Gandhi ji  – A Mahatma?

Mohandas Karamchand Gandhi, or more colloquially, Mahatma Gandhi, is a name known to all. But do all of us remember the person, the soul behind this name, or have we raised him on a pedestal to revere him just one day of the year and turn a blind eye to the idea behind the name, for the rest of the time?

The word ‘Mahatma ‘ means a holy person or a sage. This title was bestowed upon him, for the 1st time on 6th March 1915, by Kabiguru Rabindranath Tagore. The word was originally used to acknowledge and appreciate the way he gave up his career as a barrister, which at that time was not only a lucrative one but also came with a great deal of prestige and status attached to it, for the independence of our nation through his means of Ahimsa (non-violence). It has stuck with  time and has become so popular now that if you run a search for ‘M K Gandhi’ on Google, you are going to get results for Mahatma Gandhi.

Gandhiji, who is most famous for his beliefs of Ahimsa and patience, was described by his father as truthful, brave, generous but short-tempered, (according to Romain Rolland). He himself confessed that he wasted a lot of time and money trying to become an Englishman in the initial few months, when he was sent to London, to study law at the University of London.

He opposed child marriages vehemently, but himself had a child marriage at the mere age of 12 to Kasturbai Makhanji Kapadia. As mentioned in his autobiography, ‘The Journey of My Experiments with Truth‘; when his father was bed-ridden, suffering from fistulaGandhi was all of  16 years of age. Gandhi, like a diligent, obedient, and devoted son, devoted all his time to taking care of his father. It was also the time his wife realised she was with child. Quoting From his autobiography-

“ It was a blot I have never been able to efface or forget, and I have always thought that, although my devotion to my parents knew no bounds and I would have given up anything for it, yet it was weighed and found unpardonably wanting because my mind was at the same moment in the grip of lust. I have therefore always regarded myself as a lustful, though a faithful, husband. It took me longer to get free from the shackles of lust, and I had to pass through many ordeals before I could overcome it.”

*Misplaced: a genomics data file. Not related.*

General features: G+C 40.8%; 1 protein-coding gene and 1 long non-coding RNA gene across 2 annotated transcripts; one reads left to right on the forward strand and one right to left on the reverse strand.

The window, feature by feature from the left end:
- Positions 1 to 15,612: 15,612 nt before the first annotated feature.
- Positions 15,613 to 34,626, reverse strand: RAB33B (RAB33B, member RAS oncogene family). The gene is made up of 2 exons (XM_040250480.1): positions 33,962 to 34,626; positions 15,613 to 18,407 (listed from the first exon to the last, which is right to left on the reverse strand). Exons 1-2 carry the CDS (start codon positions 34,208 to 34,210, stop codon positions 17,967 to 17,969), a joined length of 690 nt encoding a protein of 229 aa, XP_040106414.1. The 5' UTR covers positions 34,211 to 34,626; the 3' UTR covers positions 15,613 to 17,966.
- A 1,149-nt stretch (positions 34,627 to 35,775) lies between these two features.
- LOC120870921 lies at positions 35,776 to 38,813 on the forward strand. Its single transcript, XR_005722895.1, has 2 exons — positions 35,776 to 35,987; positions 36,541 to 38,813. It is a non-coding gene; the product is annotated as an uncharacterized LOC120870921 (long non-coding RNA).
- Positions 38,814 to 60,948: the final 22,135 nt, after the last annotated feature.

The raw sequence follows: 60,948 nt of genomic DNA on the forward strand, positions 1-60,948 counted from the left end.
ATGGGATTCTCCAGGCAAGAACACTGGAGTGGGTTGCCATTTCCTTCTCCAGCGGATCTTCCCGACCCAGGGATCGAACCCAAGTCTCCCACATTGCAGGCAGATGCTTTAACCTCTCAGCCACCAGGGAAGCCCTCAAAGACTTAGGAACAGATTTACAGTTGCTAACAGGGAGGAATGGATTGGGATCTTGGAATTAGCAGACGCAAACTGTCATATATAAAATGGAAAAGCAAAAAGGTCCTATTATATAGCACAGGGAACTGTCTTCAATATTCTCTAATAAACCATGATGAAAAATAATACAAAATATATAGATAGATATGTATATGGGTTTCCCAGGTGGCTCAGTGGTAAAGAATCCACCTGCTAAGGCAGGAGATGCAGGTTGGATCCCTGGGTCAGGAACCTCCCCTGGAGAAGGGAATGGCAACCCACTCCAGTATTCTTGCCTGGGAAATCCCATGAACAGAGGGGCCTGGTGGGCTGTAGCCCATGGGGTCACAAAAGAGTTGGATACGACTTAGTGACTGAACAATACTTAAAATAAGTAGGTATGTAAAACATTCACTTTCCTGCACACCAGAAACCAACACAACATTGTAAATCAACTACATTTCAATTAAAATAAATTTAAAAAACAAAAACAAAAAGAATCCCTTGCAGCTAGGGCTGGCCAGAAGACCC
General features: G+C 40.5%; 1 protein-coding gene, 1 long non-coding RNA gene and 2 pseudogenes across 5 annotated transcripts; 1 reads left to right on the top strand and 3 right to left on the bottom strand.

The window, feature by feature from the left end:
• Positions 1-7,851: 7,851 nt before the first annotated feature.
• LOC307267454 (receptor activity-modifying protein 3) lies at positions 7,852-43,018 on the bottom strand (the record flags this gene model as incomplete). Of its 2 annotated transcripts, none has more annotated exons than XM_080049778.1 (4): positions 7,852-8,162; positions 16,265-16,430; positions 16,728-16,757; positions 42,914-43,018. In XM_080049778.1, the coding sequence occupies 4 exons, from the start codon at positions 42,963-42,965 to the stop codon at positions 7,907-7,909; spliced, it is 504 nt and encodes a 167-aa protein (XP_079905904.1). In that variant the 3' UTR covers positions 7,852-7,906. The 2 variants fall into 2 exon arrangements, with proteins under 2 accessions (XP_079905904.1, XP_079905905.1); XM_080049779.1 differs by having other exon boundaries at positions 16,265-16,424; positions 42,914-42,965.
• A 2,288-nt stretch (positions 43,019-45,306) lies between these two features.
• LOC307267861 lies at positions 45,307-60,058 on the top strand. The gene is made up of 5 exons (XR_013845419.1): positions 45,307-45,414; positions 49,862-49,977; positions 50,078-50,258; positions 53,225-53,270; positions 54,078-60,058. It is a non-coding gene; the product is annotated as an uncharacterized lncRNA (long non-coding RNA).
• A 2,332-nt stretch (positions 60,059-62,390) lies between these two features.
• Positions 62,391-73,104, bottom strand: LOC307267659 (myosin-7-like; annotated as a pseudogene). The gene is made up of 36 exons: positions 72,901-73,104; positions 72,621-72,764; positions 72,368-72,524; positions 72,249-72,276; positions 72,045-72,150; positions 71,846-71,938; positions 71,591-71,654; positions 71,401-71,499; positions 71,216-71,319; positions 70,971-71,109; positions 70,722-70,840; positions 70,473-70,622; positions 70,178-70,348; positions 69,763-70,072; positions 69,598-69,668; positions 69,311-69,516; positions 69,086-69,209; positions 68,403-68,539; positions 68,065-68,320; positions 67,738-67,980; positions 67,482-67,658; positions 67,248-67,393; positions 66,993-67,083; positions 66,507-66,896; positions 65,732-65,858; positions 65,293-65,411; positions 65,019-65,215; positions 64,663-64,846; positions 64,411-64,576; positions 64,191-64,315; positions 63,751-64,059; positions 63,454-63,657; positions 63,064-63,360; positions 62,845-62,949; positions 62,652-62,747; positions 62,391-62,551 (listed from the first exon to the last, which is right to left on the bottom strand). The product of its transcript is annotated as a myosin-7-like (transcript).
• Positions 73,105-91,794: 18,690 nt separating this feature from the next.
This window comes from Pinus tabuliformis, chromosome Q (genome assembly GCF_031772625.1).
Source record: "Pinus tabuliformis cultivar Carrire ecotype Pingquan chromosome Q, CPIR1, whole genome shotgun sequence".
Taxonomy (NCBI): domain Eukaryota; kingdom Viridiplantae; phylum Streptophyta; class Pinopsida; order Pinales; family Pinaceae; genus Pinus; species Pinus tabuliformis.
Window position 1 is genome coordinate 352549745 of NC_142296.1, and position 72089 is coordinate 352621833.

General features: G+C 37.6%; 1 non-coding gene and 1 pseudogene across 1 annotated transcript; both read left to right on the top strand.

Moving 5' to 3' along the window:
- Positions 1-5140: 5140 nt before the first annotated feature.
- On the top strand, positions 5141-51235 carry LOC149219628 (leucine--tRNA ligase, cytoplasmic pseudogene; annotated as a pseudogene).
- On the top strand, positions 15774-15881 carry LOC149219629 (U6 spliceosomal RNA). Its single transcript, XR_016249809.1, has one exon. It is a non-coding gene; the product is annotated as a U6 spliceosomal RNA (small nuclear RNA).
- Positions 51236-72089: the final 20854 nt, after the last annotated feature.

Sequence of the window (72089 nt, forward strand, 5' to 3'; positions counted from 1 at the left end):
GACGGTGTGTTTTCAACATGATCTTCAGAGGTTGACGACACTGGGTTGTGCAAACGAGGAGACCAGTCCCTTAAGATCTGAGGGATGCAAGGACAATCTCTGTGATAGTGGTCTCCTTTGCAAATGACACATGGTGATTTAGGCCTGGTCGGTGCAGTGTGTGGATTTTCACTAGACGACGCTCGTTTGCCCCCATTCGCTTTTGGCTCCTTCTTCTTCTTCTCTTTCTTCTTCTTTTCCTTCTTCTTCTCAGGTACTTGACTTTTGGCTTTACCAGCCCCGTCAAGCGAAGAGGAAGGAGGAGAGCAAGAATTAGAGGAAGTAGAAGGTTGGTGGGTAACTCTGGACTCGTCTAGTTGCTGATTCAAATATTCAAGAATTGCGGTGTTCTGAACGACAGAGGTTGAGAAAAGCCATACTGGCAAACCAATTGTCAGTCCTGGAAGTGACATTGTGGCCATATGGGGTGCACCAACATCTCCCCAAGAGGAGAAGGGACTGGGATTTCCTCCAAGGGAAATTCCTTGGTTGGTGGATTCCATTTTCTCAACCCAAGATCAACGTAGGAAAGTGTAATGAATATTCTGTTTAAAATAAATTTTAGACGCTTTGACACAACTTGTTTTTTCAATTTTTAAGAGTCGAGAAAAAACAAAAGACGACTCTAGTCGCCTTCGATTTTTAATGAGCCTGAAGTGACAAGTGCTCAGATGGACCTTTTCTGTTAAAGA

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After many years, at the age of 38, he took  the vow of celibacy. A year after, in 1907, he started urging others to follow suit. His advice to the newlyweds was,

“Adultery does not consist merely in sexual intercourse with another man’s wife. Sexual intercourse is justified only when it is the result of a desire for offspring… It is the duty of every thoughtful Indian not to marry. In case he is helpless regarding marriage, he should abstain from sexual intercourse with his wife.”

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“Abnormal and unnatural” was how the first Prime Minister of independent India, Jawaharlal Nehru, described Gandhi’s advice to newlyweds. 

These views are highly controversial now . At our current growth rate, the Indian population is most likely to peak by 2048, and if people begin taking these views seriously and procreate just for showing their allegiance to the revered ‘Mahatma’, then maybe the situation will get out of control sooner. Also, it is a personal option, and should only be a personal choice .

One of the many controversies surrounding the Mahatma is his  ‘infamous’ common celibacy experiments, in which he used to measure his self-control and celibacy by sleeping with naked women,including Manu , his great niece and Abha, the wife of his great nephew. Before these experiments started, his wife had passed away. Now as quoted by his biographer Ramachandra Guha, most historians think it is problematic-